The Reform movement leader Rabbi Rick Jacobs behaved similarly, usually with the support of leaders of the Conservative movement. Jacobs initially even condemned Trump’s decision to recognize Jerusalem as the capital of Israel.

In this environment, J Street — which opposes the current Israeli government — was absurdly promoted by parts of the establishment as a moderate and a legitimate vehicle to soften the more delusional Jewish groups openly seeking the demise of Israel and even defending Hamas.

By remaining silent and appealing for tolerance even toward groups castigating Israel like Jewish Voice for Peace, the establishment created a defeatist climate, paving the way for the chaos currently prevailing in the Jewish community.

This has impacted a large numbers of Jews, especially youth with virtually no Jewish education and for whom Israel has already become a marginal issue.

In turn, this has strengthened the boycott, divestment, and sanctions movement and created an atmosphere in which it is chic for unaffiliated Jews to distance themselves from or in some cases even publicly condemn Israel.

Twenty years ago, it would have been inconceivable to have anything other than delusional Jewish fringe groups attacking Israel. Today, especially on campuses, it requires courage to even stand up against these perverted anti-Israel Jews.

These self-hating Jewish deviants have combined with Muslim extremists and the far-Left to intimidate Jews committed to Israel, making life for them unbearable, particularly on college campuses. They are at the forefront of the BDS movement, deny Israeli spokesmen the right to speak, disrupt their lectures, and support the depiction of Israel as an “apartheid state.” The extent of the madness is reflected by groups of Jewish radicals publicly reciting Kaddish for jihadist Palestinians killed by Israeli soldiers defending their borders.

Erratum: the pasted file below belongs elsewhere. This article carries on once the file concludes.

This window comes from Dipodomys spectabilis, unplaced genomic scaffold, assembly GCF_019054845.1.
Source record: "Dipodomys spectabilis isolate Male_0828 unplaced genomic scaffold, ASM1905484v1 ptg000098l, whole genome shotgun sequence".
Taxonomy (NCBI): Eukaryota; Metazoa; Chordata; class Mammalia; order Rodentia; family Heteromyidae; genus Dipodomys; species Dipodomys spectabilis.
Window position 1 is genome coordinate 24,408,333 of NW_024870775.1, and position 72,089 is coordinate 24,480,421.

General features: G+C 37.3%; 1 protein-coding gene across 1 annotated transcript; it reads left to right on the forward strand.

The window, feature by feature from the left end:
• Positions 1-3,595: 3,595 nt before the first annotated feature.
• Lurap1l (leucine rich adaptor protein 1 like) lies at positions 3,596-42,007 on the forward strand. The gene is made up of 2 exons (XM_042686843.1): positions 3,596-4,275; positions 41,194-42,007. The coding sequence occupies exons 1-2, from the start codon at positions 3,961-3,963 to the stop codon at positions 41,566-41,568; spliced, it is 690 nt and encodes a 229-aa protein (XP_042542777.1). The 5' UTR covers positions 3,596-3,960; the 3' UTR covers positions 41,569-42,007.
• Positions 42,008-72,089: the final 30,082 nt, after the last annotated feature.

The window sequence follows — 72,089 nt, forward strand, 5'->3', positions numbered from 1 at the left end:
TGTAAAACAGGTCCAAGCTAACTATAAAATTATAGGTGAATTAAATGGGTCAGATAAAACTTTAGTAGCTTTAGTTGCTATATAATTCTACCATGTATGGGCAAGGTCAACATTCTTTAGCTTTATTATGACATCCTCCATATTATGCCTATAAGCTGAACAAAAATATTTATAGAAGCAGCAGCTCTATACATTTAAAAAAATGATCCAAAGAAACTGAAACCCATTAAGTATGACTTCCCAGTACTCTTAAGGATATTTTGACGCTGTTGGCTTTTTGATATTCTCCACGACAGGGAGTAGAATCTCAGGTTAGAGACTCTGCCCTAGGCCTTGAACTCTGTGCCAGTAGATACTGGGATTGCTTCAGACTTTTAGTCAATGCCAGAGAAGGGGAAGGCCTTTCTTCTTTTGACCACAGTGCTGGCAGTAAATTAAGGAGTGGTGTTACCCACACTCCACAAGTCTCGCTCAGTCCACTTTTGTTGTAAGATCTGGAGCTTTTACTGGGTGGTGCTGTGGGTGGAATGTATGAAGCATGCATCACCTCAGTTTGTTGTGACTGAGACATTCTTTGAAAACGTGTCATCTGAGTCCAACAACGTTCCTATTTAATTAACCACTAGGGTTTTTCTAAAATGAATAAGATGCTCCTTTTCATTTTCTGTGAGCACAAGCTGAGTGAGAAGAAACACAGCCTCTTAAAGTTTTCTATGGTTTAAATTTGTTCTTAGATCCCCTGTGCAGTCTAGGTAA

Sadly, many Jewish leaders urge supporters of Israel to be tolerant of these hostile Jewish groups and rather than confronting them entreat them to engage in dialogue. Regrettably, many Hillel groups encourage and provide venues for such dialogue.

It is hardly surprising that in such an environment encouraged by the anti-Israel media and the radical wing of the Democratic Party, the preponderance of liberal Jews today — especially their leaders — feel awkward supporting Israel, whereas in the past Jewish support for Israel was almost a given. Wishing to conform to their self-image as “enlightened,” in most cases they feel comfortable publicly condemning the Israeli government.

The current, almost unprecedented unity of the Israeli people transcends politics over issues such as war and peace, defense of the borders, and deterring terrorism, including the violent efforts by Hamas to breach Israel’s borders. This is ignored by many liberal American Jews living in an atmosphere in which they not only feel the need to conform and condemn Prime Minister Benjamin Netanyahu and his democratically elected government, but in many cases go even further, castigating the IDF for allegedly responding disproportionately to terrorists who use human shields as a tactic.